The U.S. Government has a sordid history of IT project failures. There's the FBI's virtual case file system, which the agency scrapped in 2005 after sinking $170 million into it; the $8 billion systems modernization the IRS launched nearly 10 years ago; and the U.S. Citizenship and Immigration Services' $190 million automation effort, to name just a few standouts.
Naturally, the government's solution to its IT project management problems has been legislation. The Information Technology Management Reform Act of 1996, also known as the Clinger-Cohen Act, requires federal agencies to hire strategic CIOs who can implement best practices for managing IT from the corporate world in the public sector. Agency heads are required under Section 11317 of Title 40 of the U.S. Code to identify in their IT management plans any major IT project that "has significantly deviated from the cost, performance or schedule goals established" for that project.
Now there's new legislation making its way through Congress aimed at improving the success rates of federal IT projects. If passed, the Information Technology Investment Oversight Enhancement and Waste Prevention Act of 2008 would provide more accountability for federal IT project failures. In short, it would require agency heads and their CIOs to report to the appropriate congressional committee and to the Government Accountability Office (GAO) on their agency's most mission-critical IT projects that don't meet original performance requirements or exceed original cost and schedule estimates by 20 percent or more.
In the event of a cost or schedule overrun of 40 percent or more, the Information Technology Investment Oversight Enhancement and Waste Prevention Act specifies remedial actions agencies need to take to get projects back on track, including identifying three cost-effective alternatives to the ailing project. The proposed bill would also require the Office of Management and Budget's e-government administrator to put together a special team of certified project and program managers from the public and private sectors to help agencies avoid cost and schedule overruns.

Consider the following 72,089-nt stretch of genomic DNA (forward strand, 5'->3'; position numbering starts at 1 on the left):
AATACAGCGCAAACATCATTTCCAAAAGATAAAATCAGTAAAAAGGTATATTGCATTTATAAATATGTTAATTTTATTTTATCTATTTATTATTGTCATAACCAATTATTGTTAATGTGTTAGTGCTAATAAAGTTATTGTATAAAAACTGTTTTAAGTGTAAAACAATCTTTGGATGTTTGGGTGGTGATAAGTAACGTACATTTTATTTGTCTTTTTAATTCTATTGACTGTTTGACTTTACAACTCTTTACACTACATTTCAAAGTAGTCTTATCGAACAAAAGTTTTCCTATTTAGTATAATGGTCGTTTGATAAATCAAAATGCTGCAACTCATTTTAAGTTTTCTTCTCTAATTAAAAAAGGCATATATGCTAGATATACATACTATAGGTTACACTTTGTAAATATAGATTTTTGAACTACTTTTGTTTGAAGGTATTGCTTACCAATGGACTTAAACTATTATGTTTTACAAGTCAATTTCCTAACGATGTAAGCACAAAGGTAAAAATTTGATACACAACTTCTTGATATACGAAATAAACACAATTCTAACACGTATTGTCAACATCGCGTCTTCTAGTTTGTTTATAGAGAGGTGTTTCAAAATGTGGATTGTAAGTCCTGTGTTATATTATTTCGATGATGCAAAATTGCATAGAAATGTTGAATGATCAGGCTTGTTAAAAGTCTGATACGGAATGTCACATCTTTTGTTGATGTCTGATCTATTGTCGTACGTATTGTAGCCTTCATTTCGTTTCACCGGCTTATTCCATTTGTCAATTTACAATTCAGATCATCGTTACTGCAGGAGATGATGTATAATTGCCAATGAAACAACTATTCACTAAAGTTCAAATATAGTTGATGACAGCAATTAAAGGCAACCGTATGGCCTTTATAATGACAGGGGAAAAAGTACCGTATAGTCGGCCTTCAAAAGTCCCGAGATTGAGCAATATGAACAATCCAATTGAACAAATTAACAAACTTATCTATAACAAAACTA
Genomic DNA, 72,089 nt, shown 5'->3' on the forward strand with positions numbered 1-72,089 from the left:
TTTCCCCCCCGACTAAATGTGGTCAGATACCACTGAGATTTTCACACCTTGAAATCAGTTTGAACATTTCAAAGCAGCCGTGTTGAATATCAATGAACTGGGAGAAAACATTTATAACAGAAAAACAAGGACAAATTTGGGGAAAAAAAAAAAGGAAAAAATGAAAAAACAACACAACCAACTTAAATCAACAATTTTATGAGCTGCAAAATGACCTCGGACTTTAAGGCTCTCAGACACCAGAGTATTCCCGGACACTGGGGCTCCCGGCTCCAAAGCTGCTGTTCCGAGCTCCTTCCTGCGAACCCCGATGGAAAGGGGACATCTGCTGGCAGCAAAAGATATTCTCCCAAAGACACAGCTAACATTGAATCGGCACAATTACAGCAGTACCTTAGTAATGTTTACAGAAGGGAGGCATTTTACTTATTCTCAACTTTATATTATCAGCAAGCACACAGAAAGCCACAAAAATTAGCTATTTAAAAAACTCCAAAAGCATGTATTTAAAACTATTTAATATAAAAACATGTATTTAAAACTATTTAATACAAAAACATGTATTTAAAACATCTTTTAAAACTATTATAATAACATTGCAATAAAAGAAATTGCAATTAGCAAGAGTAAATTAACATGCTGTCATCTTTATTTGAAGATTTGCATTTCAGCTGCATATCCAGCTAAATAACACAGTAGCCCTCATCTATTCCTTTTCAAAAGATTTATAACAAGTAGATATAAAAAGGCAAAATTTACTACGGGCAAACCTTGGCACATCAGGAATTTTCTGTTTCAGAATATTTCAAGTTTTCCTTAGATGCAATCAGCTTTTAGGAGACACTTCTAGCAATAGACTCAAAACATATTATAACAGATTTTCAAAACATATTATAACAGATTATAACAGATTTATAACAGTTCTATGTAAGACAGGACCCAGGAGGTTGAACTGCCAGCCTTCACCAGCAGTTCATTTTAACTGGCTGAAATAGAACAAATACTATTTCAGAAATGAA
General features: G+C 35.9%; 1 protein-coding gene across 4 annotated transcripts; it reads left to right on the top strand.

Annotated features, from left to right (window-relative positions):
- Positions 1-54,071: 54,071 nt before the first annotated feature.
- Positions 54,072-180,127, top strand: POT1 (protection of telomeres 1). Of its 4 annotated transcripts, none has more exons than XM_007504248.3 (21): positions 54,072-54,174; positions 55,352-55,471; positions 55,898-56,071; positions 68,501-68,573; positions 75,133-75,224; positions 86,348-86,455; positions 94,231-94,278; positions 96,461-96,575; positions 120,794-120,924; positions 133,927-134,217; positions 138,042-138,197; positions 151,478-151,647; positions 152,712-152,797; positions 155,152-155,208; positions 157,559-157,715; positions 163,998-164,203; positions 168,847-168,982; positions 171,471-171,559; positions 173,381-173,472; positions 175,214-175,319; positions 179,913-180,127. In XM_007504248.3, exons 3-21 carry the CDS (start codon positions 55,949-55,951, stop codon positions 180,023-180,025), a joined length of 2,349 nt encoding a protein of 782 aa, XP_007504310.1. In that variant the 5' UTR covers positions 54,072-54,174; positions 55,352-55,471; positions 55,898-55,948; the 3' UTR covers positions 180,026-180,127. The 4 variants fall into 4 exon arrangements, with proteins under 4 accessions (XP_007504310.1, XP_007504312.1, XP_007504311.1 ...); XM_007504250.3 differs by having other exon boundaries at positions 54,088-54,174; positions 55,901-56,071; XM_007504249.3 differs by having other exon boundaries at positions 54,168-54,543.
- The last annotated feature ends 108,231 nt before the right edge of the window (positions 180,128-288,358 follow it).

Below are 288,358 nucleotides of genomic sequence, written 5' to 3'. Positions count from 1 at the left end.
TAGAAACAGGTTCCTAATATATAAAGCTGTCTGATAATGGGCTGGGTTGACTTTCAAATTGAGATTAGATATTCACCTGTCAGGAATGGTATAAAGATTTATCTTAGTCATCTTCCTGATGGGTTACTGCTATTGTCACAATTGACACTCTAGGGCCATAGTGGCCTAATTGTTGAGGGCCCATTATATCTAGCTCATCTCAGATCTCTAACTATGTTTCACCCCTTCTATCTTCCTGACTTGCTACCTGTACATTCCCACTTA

The question is, will this legislation finally do the trick, or is it just a way for the IT industry to get more of the government's business in consulting contracts and software licenses?
CIO.com's Meridith Levinson spoke to Mitch Bishop, CMO of visualization software provider iRise, which is a proponent of the legislation, about the IT Waste Prevention Act and iRise's interest in it. Bishop isn't even convinced the bill, which he says is likely to be passed in 2009, will be sufficient to prevent federal IT projects from careening out of control.
CIO: Do you really think this legislation, if passed, is going to make a difference in the success or failure of federal IT projects?
Mitch Bishop: I don't know if it's going to make a difference or not, but what will be different is that projects in distress will be much more visible. What's different here is the level of transparency. We'll finally be able to track root causes for these failures. Our point of view is that many projects that are already in distress—much of that failure is tied to bad requirements.
If federal agencies are only reporting on projects once they're in distress, what good does that do? Isn't that too little, too late?
It remains to be seen whether it will improve the success rate of the project. It will certainly draw attention to the projects that are successful and the projects in distress that are using public money. Long term, it will have a net positive effect in preventing failures because failures will be more transparent and more publicly accessible. There are already a lot of projects in distress, but how many of them have we heard about?
Do you think this legislation will really help get at root causes, or will it just create more government bureaucracy?
The reporting may be bureaucracy, but Norm Brown [executive director of the Center for Program Transformation, who testified before a senate subcommittee on the dismal state of federal IT projects] is recommending that IT professionals from the private sector help get these projects back on the rails and get a set of best practices from the commercial world to become standard for government IT.
Has iRise had any hand in crafting this legislation? What's iRise's interest in the Waste Prevention Act?
iRise has not had any part in crafting this legislation. It drew our attention because the problems they're describing in this testimony are exactly the problems we help solve. We have a federal sector office now. We see the federal IT business as an opportunity for us, not only to sell our product and get visualization in use in the federal government but also as a way to help improve the efficiency of tax-payer dollars.
By throwing more tax-payer dollars into the purchase of software?
Our customers tell us that using iRise, they're able to get their projects to market twice as fast with about 30 percent less cost. We're trying to apply best practices from the commercial side into the federal IT space. If we were a startup without much success, I could understand it remains to be seen, but we have had real documented commercial success on the private side that we think could be applied here.